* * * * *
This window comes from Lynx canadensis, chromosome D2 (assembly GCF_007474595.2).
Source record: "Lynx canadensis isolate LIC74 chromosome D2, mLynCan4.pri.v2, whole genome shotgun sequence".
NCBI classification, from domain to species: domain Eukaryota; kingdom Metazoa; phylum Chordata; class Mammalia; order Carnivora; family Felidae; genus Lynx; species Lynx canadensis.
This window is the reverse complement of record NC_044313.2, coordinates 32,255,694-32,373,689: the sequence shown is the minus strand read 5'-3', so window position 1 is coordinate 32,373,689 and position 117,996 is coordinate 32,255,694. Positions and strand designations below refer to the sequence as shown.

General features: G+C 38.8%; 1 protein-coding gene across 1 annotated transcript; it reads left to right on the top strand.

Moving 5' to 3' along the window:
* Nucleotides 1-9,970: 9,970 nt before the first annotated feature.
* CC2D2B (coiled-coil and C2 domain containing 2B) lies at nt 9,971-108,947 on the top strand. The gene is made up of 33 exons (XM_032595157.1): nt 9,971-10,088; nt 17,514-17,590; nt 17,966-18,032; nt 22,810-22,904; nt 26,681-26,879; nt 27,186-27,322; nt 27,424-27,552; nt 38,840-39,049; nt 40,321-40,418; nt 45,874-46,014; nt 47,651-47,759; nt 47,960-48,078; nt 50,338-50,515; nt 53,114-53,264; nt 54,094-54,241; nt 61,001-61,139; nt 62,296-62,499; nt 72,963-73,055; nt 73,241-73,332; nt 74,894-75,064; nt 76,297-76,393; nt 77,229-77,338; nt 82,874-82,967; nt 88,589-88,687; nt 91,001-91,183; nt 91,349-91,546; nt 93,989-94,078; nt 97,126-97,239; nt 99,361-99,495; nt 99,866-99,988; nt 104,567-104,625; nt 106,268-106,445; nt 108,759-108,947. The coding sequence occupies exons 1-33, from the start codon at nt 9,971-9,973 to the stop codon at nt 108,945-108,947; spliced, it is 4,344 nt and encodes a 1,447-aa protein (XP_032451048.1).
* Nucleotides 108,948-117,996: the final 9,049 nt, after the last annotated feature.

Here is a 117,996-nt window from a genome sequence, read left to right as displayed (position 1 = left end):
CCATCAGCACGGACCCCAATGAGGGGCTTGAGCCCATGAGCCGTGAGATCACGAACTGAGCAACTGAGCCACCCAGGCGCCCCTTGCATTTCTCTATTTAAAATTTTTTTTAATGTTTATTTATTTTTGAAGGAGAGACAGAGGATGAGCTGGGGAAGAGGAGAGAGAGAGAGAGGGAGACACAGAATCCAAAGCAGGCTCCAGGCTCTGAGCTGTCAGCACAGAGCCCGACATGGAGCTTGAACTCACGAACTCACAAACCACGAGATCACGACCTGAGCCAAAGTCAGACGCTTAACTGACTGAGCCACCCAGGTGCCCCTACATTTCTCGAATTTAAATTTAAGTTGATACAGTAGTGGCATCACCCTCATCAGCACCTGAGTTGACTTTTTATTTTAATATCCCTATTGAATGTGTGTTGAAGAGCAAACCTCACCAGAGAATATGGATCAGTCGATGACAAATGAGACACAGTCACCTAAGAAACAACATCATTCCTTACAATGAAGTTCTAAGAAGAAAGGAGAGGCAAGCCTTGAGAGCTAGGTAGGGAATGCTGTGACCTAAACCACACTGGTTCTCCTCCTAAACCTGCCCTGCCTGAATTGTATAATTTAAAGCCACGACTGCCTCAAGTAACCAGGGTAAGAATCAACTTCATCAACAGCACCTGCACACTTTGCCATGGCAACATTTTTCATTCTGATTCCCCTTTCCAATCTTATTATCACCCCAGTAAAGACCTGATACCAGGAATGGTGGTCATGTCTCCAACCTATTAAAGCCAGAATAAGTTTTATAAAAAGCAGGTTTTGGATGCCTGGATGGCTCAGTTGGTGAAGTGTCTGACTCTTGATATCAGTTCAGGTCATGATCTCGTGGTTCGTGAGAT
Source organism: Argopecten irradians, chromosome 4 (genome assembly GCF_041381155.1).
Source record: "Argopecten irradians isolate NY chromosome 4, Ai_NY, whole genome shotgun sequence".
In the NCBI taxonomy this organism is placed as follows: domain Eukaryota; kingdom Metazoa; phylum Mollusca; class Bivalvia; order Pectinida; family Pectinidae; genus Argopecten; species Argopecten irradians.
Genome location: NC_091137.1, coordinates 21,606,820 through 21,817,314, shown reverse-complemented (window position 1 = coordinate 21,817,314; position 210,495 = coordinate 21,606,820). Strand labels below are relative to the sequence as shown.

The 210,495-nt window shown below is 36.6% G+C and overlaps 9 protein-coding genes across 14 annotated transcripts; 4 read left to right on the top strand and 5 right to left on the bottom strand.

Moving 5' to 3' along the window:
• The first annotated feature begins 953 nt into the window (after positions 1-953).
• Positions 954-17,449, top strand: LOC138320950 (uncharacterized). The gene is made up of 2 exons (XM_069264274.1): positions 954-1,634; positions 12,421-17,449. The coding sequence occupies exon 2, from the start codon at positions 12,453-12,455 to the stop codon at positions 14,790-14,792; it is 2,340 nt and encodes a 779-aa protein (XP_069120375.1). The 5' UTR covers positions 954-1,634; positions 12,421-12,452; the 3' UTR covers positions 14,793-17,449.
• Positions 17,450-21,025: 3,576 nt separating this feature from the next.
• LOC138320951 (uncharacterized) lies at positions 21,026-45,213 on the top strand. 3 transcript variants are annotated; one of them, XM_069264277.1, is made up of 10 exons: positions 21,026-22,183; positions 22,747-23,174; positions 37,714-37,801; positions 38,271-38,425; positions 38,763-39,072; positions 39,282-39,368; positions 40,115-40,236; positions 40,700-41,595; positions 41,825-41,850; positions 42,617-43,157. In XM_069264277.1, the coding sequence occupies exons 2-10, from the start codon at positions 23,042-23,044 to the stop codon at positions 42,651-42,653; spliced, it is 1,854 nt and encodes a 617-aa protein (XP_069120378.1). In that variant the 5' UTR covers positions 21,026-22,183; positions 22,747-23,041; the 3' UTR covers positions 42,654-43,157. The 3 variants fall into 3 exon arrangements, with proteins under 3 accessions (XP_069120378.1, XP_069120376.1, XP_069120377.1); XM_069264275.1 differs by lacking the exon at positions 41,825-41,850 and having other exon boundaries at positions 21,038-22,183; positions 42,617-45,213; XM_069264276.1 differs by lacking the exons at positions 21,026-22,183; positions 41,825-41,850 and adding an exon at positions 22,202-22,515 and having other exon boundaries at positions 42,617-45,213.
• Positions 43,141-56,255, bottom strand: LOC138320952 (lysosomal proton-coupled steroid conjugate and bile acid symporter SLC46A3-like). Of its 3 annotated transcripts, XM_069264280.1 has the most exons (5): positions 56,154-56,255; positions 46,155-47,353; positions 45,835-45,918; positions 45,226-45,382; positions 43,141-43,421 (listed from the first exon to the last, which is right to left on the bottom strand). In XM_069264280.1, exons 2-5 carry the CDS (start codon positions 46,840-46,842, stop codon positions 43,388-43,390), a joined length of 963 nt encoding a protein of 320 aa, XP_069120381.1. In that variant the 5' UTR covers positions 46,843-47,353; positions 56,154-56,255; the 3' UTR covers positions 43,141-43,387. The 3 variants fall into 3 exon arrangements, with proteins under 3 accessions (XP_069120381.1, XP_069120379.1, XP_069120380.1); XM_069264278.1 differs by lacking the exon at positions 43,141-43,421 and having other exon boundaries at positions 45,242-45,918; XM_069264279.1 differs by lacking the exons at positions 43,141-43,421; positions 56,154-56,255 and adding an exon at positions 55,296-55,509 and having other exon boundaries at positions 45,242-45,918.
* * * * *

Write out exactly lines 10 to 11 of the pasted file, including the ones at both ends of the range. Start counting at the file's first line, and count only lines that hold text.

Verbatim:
Here is a 117,996-nt window from a genome sequence, read left to right as displayed (position 1 = left end):
CCATCAGCACGGACCCCAATGAGGGGCTTGAGCCCATGAGCCGTGAGATCACGAACTGAGCAACTGAGCCACCCAGGCGCCCCTTGCATTTCTCTATTTAAAATTTTTTTTAATGTTTATTTATTTTTGAAGGAGAGACAGAGGATGAGCTGGGGAAGAGGAGAGAGAGAGAGAGGGAGACACAGAATCCAAAGCAGGCTCCAGGCTCTGAGCTGTCAGCACAGAGCCCGACATGGAGCTTGAACTCACGAACTCACAAACCACGAGATCACGACCTGAGCCAAAGTCAGACGCTTAACTGACTGAGCCACCCAGGTGCCCCTACATTTCTCGAATTTAAATTTAAGTTGATACAGTAGTGGCATCACCCTCATCAGCACCTGAGTTGACTTTTTATTTTAATATCCCTATTGAATGTGTGTTGAAGAGCAAACCTCACCAGAGAATATGGATCAGTCGATGACAAATGAGACACAGTCACCTAAGAAACAACATCATTCCTTACAATGAAGTTCTAAGAAGAAAGGAGAGGCAAGCCTTGAGAGCTAGGTAGGGAATGCTGTGACCTAAACCACACTGGTTCTCCTCCTAAACCTGCCCTGCCTGAATTGTATAATTTAAAGCCACGACTGCCTCAAGTAACCAGGGTAAGAATCAACTTCATCAACAGCACCTGCACACTTTGCCATGGCAACATTTTTCATTCTGATTCCCCTTTCCAATCTTATTATCACCCCAGTAAAGACCTGATACCAGGAATGGTGGTCATGTCTCCAACCTATTAAAGCCAGAATAAGTTTTATAAAAAGCAGGTTTTGGATGCCTGGATGGCTCAGTTGGTGAAGTGTCTGACTCTTGATATCAGTTCAGGTCATGATCTCGTGGTTCGTGAGAT